e.g.
SELECT value FROM my_table WHERE my_id IN (‘1, 2, 3’) is NOT equivalent to SELECT value FROM my_table WHERE my_id IN (‘1’, ‘2’, ‘3’)

So, if you have a table containing values 1 to 3, the first query will return only 1 while the second query will return all values; 1, 2 and 3.

I Googled around and found out that MySQL does not have a native equivalent of PHP’s explode() function. Crap… I had to do it the hard war and create a MySQL stored function to ‘explode’ the values from its delimiter, query the right value from the other table using the exploded IDs, concat them back together and return them as a string.

Below is the function I was able to patch together from different codes I found in the MySQL forum. I added comments below as to make things clearer. I named the function splitAndTranslate since that’s what I was really trying to implement. You can make up your own modifications and function name.

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DELIMITER //
DROP FUNCTION IF EXISTS `splitAndTranslate` //
CREATE FUNCTION splitAndTranslate(str TEXT, delim VARCHAR(124))
RETURNS TEXT
DETERMINISTIC
BEGIN
	DECLARE i INT DEFAULT 0;	-- total number of delimiters
	DECLARE ctr INT DEFAULT 0;	-- counter for the loop
	DECLARE str_len INT;		-- string length,self explanatory
	DECLARE out_str text DEFAULT '';	-- return string holder
	DECLARE temp_str text DEFAULT '';	-- temporary string holder
  	DECLARE temp_val VARCHAR(255) DEFAULT '';	-- temporary string holder for query
 
	-- get length
	SET str_len=LENGTH(str);	
 
	SET i = (LENGTH(str)-LENGTH(REPLACE(str, delim, '')))/LENGTH(delim) + 1;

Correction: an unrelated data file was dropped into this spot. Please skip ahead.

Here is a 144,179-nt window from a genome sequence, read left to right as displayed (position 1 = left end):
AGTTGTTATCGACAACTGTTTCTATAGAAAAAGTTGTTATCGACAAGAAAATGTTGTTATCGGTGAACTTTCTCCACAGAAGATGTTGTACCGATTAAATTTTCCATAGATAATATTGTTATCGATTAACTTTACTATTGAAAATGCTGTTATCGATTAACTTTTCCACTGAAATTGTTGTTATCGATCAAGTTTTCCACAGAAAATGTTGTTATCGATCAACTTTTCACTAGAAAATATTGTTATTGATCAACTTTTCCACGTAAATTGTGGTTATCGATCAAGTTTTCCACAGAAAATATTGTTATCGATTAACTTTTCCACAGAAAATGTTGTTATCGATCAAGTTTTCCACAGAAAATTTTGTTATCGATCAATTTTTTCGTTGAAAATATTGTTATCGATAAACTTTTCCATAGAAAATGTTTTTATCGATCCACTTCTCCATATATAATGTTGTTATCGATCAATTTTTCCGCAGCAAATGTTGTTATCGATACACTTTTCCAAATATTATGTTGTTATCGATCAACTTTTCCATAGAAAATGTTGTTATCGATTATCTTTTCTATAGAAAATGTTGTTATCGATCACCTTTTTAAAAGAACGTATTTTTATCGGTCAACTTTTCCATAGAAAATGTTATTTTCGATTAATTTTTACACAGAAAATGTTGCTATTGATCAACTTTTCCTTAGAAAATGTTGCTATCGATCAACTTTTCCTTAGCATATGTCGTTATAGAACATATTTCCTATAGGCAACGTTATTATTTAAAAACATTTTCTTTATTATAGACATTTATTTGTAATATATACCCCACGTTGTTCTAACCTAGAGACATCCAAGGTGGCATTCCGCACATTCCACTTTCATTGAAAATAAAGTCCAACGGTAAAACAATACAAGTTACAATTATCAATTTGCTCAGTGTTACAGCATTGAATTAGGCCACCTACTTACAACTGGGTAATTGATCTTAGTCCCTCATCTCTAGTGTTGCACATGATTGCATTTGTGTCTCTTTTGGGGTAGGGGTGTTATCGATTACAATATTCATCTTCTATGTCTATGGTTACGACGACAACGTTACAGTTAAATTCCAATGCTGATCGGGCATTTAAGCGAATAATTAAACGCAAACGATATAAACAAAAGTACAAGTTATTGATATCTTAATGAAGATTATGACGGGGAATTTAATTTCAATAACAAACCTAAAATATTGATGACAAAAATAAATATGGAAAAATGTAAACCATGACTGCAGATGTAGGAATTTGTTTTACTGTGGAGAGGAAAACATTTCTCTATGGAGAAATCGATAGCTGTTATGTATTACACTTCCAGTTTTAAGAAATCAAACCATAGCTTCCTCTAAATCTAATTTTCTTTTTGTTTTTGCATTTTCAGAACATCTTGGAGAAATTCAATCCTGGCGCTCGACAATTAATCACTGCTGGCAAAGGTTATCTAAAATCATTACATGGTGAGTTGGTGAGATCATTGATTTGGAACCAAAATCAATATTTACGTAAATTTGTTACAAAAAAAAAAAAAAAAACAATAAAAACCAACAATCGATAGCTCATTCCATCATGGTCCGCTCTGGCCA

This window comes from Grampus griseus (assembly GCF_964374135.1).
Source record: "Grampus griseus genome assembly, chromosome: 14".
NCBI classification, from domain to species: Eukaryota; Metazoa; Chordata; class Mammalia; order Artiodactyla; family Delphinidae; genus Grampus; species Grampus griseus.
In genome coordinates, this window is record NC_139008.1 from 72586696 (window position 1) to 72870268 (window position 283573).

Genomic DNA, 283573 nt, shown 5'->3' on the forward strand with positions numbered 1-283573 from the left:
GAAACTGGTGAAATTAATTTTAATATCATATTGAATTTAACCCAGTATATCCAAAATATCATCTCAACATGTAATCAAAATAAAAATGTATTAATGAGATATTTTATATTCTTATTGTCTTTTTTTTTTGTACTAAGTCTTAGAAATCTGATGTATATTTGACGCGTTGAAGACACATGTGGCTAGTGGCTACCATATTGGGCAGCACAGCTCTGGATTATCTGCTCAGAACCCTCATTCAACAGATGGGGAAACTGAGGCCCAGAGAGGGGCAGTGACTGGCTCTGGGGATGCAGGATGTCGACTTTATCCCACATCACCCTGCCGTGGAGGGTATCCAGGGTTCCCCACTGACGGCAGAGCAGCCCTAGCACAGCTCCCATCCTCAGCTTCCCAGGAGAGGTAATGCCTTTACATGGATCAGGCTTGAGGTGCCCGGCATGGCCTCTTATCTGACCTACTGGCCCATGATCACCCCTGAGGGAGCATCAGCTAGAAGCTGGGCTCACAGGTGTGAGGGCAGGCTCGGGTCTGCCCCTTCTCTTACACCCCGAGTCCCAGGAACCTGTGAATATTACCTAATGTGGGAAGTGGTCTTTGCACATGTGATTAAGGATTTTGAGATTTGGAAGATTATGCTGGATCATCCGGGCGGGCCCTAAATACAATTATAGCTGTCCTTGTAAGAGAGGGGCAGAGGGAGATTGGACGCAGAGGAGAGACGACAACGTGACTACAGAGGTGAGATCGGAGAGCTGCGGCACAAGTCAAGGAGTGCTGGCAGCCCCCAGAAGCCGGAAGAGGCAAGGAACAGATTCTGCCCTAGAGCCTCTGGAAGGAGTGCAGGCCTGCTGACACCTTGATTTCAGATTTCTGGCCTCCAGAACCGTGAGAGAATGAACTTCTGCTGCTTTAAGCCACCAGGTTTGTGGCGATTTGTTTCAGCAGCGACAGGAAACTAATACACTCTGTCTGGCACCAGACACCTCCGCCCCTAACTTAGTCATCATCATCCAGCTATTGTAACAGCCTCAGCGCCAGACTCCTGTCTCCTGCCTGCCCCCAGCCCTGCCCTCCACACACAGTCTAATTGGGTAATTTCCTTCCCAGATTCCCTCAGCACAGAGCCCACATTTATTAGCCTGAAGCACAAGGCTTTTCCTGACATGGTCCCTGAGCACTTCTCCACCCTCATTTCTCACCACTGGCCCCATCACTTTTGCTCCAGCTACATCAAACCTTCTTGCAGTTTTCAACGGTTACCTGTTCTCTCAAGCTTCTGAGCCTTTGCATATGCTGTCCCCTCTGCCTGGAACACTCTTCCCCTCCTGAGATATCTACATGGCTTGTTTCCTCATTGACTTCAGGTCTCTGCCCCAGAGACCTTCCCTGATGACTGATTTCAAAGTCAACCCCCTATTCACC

-- get total number delimeters and add 1
		-- add 1 since total separated values are 1 more than the number of delimiters
 
	-- start of while loop
	WHILE(ctr<i) DO
		-- add 1 to the counter, which will also be used to get the value of the string
		SET ctr=ctr+1; 
 
		-- get value separated by delimiter using ctr as the index
		SET temp_str = REPLACE(SUBSTRING(SUBSTRING_INDEX(str, delim, ctr), LENGTH(SUBSTRING_INDEX(str, delim,ctr - 1)) + 1), delim, '');
 
		-- query real value and insert into temporary value holder, temp_str contains the exploded ID    		
		SELECT <real_value_column> INTO temp_val FROM <my_table> WHERE <table_id>=temp_str;
 
		-- concat real value into output string separated by delimiter
    		SET out_str=CONCAT(out_str, temp_val, ',');
	END WHILE;
	-- end of while loop
 
	-- trim delimiter from end of string
	SET out_str=TRIM(TRAILING delim FROM out_str);
	RETURN(out_str);	-- return 
 
END//

After creating the stored function, you can now use it normally like any MySQL function inside a query. So what I now do with the new function is…

SELECT splitAndTranslate( g.comma_separated_ids ) real_values FROM my_group_table g;

Thanks to Chris Stubben in the MySQL Forum, I used and modified his code to fit my need.